SEVERE WEATHER: Hennepin County to debut high-tech sirens - KMSP-TV

SEVERE WEATHER: Hennepin County to debut high-tech sirens

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With warmer temperatures in the forecast, severe weather season has begun -- but Hennepin County officials are about to launch a new, high-tech siren system they say will be faster and more specific.

For decades, tornado sirens have been set off for parts of a county when a storm is approaching. That left many people looking to the sky and wondering why they didn't see anything above them. Now, the Hennepin County Sheriff's Office has a new system that aims to pinpoint exactly where the sirens sound based on who needs to hear them.

The 911 Center sits on a hilltop in Golden Valley, filled with state-of-the-art things -- except for one beige box that is four decades old. It has a phone hanging off the side and is covered in buttons and labels -- and that is how they sound the tornado sirens. When the phone rings, a button is pushed by hand.

"The way it works is: The National Weather Service calls on this phone and says, 'Hey! There's a tornado on the ground,' or 'There's a tornado in the area,'" Capt. Jim Bayer said. "They'll tell us whether it covers the whole county or just particular parts of the county."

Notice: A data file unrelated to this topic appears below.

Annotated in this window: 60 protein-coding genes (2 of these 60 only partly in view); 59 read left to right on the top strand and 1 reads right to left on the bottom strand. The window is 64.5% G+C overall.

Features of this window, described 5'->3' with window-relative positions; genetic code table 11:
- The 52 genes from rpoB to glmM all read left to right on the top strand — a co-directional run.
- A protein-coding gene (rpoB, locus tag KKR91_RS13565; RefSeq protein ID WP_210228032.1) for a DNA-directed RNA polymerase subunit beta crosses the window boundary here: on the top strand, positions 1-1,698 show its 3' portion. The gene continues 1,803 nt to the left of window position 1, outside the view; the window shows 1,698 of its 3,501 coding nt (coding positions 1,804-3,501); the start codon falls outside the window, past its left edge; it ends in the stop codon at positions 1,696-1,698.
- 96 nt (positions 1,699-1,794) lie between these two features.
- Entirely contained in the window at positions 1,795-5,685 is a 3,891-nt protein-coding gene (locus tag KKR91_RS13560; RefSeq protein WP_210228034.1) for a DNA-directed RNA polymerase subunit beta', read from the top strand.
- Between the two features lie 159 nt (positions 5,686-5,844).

The problem with that is that Hennepin County is split into four zones, and that's as specific as the sirens have been able to be. As a result, people tend to ignore them.

In another room, computer monitors are the new system displaying all 265 sirens in Hennepin County, which are marked with different colors depending on which city owns them. Now, the county will be split into 20 zones instead of 4; however, the system can be even more specific than that.

"Based on the polygon and the direction it's moving, it'll decide which sirens are set off," Bayer explained.

The system will pick and choose specific sirens, not just the zones they're in based on the tornado boxes from the National Weather Service. As soon as those alerts are sent out, the computer will automatically sound the relevant sirens. That means that anyone who hears a siren in Hennepin county knows a threat is on the way, not halfway across the county.

Crews have been testing the system manually for a while, but the first fully automated test comes on Thursday. They will keep testing it for a few weeks and hope it will be fully functional by the end of May.



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